Textbook orders have already been filed and include texts that exclude Sal Castro, Che Guevarra, Rudy Acu~a and other Chicano/Latino heroes that might instill pride in the students, something that must be avoided, according to textbook publisher: Bendover for Texas Press.

Chicano-Jewish Conversion Classes in Boyle Hts.

The Breed Street Shul in Boyle Hts. has announced that they will soon begin classes for local residents to convert to Judaism. The goal is to tie Latinos to Judaism so that when Latinos have more political power they will continue America's support for Isreal.

Ricardo Montoyiswich a recently converted Chicano Jew said, "This will help re-establish the Jewish presence in Boyle Hts. and hopefully lure Canters back to the heights!" Montoyiswich, who will be teaching several classes at the Shul, said his life has changed for the better since he made the switch. "As an actor I was having a hard time getting work, but out of no where, once I converted, I started getting all these cool gigs."

Some of the classes that will be offered include: "Putting Down Those Whiny Santos," "How To Leave La Virgen and still Love Your Mom," "Circumcising The Chile: Grin and Bare It," "Menorah and Dradle Care for Chicanos (Don't smoke it and it's NOT Pon)," and "How To Trace Your Distant Jewish Roots."

Sleepy Tonatiuh, a next door neighbor to the Shul and proud Aztec dancer said, "This ain't right. They should be teaching people about the people on this land and how this land was stolen, just like the Isreali's stole Palestine." He plans to protest the classes once they open by having his danza group do ceremonies during class time. When asked for a response, Montoyiswich said, "Sounds like that indio needs to see the play "Palestine New Mexico" and learn how Indians are Jewish."

Will there ever be peace in the mid Eastside?


These times....

It's been a crazy year so far.

Major earthquakes in Haiti, Chile and a little one this week in LA.
People are talking about the end of times.
2012 is out on DVD, apparently the end of humans will be available on Netflix

Students are waking up and protesting, yet 2,000 people protesting in suburban streets don't get the media's attention until cops push and are pushed back.
So who knows how many other protests are going on that aren't reported because they were peaceful and didn't push back.

If we listen, we can hear the grumbling
If we stop and smell the air, the hunger is rising
If we open our eyes, the light is dim at the end of the tunnel

On the flip side people are reaching
Seeking out new forms and systems to replace this crumbling joke
These thoughts will be actions, words, intentions, and yes hope, but one based on the real, not the kind funded by the same corporate devils who created it and benefit from it.

I learned this week to relinquish when I give something away or lose it.
Many times we give something up but we don't relinquish it. We hold on. Psychically, in memories, in hope.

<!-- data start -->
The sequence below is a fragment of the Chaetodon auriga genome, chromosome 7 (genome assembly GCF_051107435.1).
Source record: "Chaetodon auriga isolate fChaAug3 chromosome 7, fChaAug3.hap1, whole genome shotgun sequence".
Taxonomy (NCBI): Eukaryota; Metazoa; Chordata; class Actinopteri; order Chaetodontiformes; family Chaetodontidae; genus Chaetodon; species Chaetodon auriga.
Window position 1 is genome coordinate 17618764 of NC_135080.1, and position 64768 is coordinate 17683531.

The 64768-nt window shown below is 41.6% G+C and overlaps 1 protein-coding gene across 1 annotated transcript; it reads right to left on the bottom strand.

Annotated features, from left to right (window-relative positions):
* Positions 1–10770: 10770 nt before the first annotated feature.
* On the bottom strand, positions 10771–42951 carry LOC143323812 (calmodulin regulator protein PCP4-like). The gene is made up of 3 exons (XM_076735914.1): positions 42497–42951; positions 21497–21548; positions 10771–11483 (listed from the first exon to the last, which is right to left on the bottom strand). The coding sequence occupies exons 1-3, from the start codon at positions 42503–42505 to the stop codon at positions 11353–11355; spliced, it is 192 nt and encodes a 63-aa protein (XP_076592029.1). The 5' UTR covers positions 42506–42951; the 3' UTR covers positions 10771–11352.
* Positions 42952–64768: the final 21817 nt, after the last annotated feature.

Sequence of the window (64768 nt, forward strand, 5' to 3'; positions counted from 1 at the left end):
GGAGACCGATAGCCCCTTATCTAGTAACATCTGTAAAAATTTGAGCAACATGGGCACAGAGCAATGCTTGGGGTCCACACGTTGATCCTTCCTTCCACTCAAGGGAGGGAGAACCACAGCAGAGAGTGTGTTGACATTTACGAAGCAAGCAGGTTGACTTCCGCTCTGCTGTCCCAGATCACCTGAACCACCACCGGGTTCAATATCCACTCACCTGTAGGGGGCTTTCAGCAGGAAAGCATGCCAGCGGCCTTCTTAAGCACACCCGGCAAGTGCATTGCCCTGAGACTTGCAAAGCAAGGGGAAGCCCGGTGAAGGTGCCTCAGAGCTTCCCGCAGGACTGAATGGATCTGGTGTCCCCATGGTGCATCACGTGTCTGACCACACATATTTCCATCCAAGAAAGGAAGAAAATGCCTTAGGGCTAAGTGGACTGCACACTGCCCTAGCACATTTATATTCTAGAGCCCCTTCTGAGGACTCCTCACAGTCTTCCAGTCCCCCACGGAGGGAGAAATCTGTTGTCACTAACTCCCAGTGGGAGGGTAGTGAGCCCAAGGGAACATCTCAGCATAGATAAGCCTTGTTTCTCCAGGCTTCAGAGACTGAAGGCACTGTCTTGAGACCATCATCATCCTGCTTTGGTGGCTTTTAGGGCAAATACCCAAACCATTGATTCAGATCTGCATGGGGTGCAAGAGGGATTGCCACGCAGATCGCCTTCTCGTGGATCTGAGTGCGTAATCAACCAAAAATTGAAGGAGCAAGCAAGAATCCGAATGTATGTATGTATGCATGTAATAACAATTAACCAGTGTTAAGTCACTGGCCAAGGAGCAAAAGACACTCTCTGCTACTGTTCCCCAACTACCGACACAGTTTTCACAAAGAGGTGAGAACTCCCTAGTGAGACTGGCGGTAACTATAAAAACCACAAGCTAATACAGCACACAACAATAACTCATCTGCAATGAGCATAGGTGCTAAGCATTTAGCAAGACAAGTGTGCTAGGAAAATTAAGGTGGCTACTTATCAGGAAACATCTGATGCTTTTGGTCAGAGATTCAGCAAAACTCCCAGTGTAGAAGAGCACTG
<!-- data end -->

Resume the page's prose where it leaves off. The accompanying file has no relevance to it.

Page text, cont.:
When we relinquish we really let it go.

Wolf explained it like this: Imagine I gave you a sacred object that had been in my family for generations. I wanted you to have it because we had a good moment. Now I see you one day going into the pawn shop with the necklace. You come out with money and no necklace. If I really gave it to you, I shouldn't care what you did with it. I relinquished it. I don't hold it in any way with me. Relinquishing is tough to swallow but that is what giving and losing is.


CSUN Protest

In the end, 6 students were arrested and one 72 yr old professor was pushed by police, and fell on her arm, breaking it.

We had a month build up on campus for this day. Chicana/o Studies had a teach in on Feb. 3 and began telling our students that today, March 4th the whole State was going to protest.

I couldn't have paid anyone to make this happen. During my 11 am class I just finished showing them the 10 minute version of "Storm At Valley State" the 1985 documentary that looks at student activism on our campus 41 years ago. I was explaining how many in that generation protested because they demanded more from their country. They expected more for offering their lives and bodies in wars. They expect America to live up to its promise.s And they loved themselves. They felt they deserved more and asked for it. They loved themselves and were moved by love for a better future, like true revolutionaries always are. Moved to act out of love. I asked my students how many loved themselves? How many of you feel you deserve better than what they are offering and cutting away? I asked them if they were ready to start demanding satisfaction.
And like it was a sign from the Goddess, protesting students kicked open the doors out in the hallway and were yelling "Walkout!!!
I looked back at my students and said "They are calling you. Are you going to act? Or be like a good slave and not piss off the master, not rock the boat?"
"WALK OUT" you could hear the students coming closer to our door.
"They are calling you, what u going to do?"
One of my students put his fist in the air and yelled "Walkout" and boom they all jumped up and out the door.
Like I said, I couldn't have paid for that to be more perfectly timed.

The wait for the big meet up in the quad had various groups walking campus asking other students to 'walkout.'

One scene that was an 'only at CSUN' moment was when a small group of marchers came upon one of the CSUN choir's impromtu performances they hold in the breezeway of Jerome Richfield. I walked over to see if the choir was really doing their singing thing today, a day of protest. I was hoping they would be doing protest songs.